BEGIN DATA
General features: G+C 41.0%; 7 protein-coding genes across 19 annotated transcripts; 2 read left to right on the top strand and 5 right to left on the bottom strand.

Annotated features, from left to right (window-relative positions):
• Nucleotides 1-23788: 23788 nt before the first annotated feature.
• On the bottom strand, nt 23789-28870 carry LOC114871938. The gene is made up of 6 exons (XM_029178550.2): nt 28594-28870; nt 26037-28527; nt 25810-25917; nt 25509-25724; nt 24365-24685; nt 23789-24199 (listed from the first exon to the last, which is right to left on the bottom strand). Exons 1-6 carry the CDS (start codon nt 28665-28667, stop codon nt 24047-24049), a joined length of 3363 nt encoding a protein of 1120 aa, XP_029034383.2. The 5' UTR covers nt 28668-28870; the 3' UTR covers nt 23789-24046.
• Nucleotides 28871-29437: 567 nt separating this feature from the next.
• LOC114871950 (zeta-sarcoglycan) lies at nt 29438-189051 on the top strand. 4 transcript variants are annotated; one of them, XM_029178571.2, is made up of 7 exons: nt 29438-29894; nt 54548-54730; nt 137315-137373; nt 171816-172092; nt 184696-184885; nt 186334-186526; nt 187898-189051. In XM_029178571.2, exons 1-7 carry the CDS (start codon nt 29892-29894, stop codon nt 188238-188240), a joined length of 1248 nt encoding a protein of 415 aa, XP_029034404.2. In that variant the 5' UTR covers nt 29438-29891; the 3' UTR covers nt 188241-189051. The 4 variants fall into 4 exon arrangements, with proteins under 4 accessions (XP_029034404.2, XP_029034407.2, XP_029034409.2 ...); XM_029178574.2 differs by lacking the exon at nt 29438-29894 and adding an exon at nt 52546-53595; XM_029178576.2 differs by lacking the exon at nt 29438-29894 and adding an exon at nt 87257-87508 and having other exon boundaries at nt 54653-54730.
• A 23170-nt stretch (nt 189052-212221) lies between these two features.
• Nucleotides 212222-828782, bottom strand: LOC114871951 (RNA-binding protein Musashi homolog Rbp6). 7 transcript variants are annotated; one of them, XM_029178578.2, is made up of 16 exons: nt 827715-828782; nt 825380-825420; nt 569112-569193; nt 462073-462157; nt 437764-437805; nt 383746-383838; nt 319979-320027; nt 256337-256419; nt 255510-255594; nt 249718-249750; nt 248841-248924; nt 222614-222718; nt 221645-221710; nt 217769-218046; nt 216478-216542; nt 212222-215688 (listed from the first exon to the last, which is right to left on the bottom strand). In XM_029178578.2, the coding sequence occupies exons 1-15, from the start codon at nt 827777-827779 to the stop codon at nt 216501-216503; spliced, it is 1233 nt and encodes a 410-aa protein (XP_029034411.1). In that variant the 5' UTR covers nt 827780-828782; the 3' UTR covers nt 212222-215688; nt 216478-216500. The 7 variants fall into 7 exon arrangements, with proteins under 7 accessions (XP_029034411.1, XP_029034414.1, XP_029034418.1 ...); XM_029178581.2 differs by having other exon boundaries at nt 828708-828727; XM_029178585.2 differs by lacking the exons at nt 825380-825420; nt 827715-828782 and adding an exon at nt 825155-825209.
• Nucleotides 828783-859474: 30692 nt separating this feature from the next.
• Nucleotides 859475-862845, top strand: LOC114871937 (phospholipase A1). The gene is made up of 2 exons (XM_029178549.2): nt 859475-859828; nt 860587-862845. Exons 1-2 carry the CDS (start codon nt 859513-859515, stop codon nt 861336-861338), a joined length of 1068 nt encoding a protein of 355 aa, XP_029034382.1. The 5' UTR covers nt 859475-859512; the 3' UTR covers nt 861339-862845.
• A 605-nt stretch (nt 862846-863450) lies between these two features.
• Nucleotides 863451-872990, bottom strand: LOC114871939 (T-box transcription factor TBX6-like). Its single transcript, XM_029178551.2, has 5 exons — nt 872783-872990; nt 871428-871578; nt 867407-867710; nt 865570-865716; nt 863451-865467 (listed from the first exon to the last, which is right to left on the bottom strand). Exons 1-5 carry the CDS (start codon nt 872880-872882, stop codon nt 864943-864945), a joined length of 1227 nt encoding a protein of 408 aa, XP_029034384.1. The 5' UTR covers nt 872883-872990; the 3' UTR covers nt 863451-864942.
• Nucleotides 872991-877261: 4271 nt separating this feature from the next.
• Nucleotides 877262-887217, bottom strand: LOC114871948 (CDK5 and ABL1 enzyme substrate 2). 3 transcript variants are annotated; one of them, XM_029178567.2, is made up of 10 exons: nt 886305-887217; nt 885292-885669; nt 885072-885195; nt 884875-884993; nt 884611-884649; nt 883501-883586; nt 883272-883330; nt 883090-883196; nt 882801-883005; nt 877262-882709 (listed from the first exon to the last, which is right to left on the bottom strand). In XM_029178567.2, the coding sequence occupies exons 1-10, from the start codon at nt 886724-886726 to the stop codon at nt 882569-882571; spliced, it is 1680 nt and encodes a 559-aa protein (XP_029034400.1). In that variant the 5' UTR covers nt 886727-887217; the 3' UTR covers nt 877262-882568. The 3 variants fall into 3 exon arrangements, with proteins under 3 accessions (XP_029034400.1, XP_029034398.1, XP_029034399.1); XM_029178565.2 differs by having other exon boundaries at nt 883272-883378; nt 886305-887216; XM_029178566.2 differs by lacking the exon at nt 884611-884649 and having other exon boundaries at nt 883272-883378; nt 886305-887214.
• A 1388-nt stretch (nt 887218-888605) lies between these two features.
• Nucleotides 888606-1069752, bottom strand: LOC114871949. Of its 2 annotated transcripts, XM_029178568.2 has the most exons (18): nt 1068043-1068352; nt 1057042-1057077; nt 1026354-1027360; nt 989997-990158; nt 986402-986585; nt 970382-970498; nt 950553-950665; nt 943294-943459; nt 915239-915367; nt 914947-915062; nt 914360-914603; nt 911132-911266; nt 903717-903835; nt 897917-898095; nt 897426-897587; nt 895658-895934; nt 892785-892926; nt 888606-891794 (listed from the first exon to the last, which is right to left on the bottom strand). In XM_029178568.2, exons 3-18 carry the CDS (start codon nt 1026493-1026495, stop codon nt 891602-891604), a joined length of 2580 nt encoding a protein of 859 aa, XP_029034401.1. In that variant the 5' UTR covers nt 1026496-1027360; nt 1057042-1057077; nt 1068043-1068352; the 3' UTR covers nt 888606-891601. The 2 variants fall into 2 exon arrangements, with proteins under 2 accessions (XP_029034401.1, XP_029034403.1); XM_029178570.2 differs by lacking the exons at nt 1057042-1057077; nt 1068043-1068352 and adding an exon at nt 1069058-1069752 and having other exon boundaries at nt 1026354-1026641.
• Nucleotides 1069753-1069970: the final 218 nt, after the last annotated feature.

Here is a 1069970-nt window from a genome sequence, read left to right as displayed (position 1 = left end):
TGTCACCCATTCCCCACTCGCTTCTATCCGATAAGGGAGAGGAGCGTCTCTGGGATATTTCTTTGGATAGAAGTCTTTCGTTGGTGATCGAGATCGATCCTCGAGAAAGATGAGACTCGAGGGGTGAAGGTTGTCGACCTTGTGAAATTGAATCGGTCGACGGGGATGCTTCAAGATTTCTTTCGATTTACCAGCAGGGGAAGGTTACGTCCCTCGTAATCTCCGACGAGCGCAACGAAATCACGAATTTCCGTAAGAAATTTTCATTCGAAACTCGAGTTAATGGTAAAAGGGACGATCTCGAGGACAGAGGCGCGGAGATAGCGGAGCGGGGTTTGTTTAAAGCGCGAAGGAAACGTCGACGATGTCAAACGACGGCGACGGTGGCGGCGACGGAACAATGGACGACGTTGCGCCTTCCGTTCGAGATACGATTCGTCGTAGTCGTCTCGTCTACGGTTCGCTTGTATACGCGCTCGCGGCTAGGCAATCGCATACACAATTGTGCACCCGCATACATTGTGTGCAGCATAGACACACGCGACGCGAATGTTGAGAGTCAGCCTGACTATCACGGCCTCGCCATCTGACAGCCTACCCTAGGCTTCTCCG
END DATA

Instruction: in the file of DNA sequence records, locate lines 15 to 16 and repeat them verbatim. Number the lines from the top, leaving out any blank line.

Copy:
• A 1388-nt stretch (nt 887218-888605) lies between these two features.
• Nucleotides 888606-1069752, bottom strand: LOC114871949. Of its 2 annotated transcripts, XM_029178568.2 has the most exons (18): nt 1068043-1068352; nt 1057042-1057077; nt 1026354-1027360; nt 989997-990158; nt 986402-986585; nt 970382-970498; nt 950553-950665; nt 943294-943459; nt 915239-915367; nt 914947-915062; nt 914360-914603; nt 911132-911266; nt 903717-903835; nt 897917-898095; nt 897426-897587; nt 895658-895934; nt 892785-892926; nt 888606-891794 (listed from the first exon to the last, which is right to left on the bottom strand). In XM_029178568.2, exons 3-18 carry the CDS (start codon nt 1026493-1026495, stop codon nt 891602-891604), a joined length of 2580 nt encoding a protein of 859 aa, XP_029034401.1. In that variant the 5' UTR covers nt 1026496-1027360; nt 1057042-1057077; nt 1068043-1068352; the 3' UTR covers nt 888606-891601. The 2 variants fall into 2 exon arrangements, with proteins under 2 accessions (XP_029034401.1, XP_029034403.1); XM_029178570.2 differs by lacking the exons at nt 1057042-1057077; nt 1068043-1068352 and adding an exon at nt 1069058-1069752 and having other exon boundaries at nt 1026354-1026641.